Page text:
We got back down at 7am and enjoyed some tea, watching as the people flood in to hike up Bromo and on horses. If you like photography, this is a great time to whip your camera out and get some shots. With the sea of sand behind, it’s almost like being in Morocco or Dubai.
With the morning human and horse traffic in full swing, you need to be careful when going down since there are so many people. One thing to look out for is the carved faces on the cliff sides just before you reach the plains. They are the Pithecanthropus Erectus – aka the Homo Erectus or the Java Man that existed in Java.
In fact, the locals still have offering festivals where they sacrifice live goat and chicken. Apparently, some locals will climb into the crater to try and catch the sacrifice, as doing so is considered to be good luck!
King Kong Hill viewpoint of Mount Bromo
After we reached the car park, we hopped back on the Jeep to go up to the classic view point of Mount Bromo, the King Kong Hill. This is where most people go for sunrise, so by the time we got there, it was completely deserted. The drive up was a little adventure in itself, with the Jeep navigating the meandering roads up.
We were able to park right by the footpath that leads to the viewpoint where we can see the entire sea of sand, Bromo, and the volcanoes around it.
After that, we went back to the village and had breakfast at the same warung as yesterday. We had about half an hour afterwards to pack before we set off back to Bali.
The drive back was a grand affair that lasted 12 hours, starting at around 10 am during which we dropped off one of the girls at the train station at Probolinggo so she could continue her journey in Java. Our next stop wasn’t until 2pm, where we had lunch at a random restaurant called Mak Lika Warung Apung that served up some good Mee Goreng and Nasi Goreng.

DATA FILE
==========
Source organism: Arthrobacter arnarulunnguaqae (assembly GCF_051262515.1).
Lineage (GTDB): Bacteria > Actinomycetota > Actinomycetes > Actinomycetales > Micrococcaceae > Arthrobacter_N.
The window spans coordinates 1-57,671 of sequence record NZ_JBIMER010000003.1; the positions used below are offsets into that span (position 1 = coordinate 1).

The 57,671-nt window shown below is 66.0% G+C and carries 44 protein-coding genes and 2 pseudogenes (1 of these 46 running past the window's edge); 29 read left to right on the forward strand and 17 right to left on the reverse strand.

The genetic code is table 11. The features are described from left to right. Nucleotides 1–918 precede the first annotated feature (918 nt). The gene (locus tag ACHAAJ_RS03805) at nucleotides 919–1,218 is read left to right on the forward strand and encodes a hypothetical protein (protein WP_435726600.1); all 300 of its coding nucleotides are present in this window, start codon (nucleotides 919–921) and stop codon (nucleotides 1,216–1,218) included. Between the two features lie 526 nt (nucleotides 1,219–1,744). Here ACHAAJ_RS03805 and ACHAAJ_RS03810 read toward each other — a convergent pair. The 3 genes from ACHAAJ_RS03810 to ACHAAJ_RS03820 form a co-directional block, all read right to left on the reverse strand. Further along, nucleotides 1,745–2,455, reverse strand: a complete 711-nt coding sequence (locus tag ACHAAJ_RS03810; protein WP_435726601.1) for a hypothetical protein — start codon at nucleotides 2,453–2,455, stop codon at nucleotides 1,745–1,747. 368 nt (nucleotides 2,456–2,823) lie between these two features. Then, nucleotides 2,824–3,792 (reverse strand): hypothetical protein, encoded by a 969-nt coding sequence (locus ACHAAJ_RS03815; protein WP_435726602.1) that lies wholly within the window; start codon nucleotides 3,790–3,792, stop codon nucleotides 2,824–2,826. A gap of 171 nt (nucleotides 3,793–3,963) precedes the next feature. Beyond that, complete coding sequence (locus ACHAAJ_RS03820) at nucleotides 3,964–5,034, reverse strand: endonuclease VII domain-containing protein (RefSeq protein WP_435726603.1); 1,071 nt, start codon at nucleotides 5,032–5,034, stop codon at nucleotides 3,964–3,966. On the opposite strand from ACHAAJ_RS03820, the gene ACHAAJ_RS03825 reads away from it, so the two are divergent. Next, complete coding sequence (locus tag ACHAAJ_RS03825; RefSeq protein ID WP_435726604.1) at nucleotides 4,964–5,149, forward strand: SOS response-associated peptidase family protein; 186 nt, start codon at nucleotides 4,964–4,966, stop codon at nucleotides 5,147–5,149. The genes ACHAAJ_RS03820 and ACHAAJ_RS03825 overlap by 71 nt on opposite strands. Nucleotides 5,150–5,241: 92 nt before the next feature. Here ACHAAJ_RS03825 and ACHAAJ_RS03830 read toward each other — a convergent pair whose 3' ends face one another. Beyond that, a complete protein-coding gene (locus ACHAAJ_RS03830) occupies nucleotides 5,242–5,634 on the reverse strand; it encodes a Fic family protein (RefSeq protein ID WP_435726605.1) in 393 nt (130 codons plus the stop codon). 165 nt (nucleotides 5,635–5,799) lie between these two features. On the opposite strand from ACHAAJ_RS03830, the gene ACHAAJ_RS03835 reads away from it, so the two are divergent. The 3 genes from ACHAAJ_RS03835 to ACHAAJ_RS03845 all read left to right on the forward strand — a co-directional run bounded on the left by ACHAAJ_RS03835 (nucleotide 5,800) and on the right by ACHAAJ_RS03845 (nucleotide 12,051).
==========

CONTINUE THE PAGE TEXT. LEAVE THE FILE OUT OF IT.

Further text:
While traffic isn’t bad in Java, we had to overtake several slow moving trucks that were simply carrying too much, avoid stray animals, and deal with crappy drivers. Our own driver Mr Jojo was an absolute saint who kept up the good work without fail. If you need the loo at any point, simply let the driver know and he’ll find a minimart to stop.
We got to the port at around 4pm in Java and crossed to Bali at 6pm Bali time. Then the drive was completely in the dark. We made it back to Gusto Gelato just before 11pm, after the girl who needs to go back to Ubud changed cars. And thus end a great adventure!
While the trip is exhausting, there’s no doubt that it’s worth it just to see Ijen and Bromo in all their glory. I would say that the trip is best for people who want to make the most of their time, doesn’t mind roughing it a little bit, and is relatively fit.
Where to stay in Seminyak
It’s best to stay close to the meetup point – Gusto Gelato to get to and back in a timely manner since traffic can be dicey in Seminyak. We also wanted to stay somewhere that’s still accessible to town center, and d’Penjor was a great choice.
It’s 11 minutes from Gusto Gelato on Sunset Road, so the beach is 20-30 minutes walk at most. The rooms are very generous in size, with all the amenities you want and a balcony that faces the inner courtyard and pool.
The staff are kind, attentive, and breakfast a feast in itself. Overall, I would 100% recommend staying here.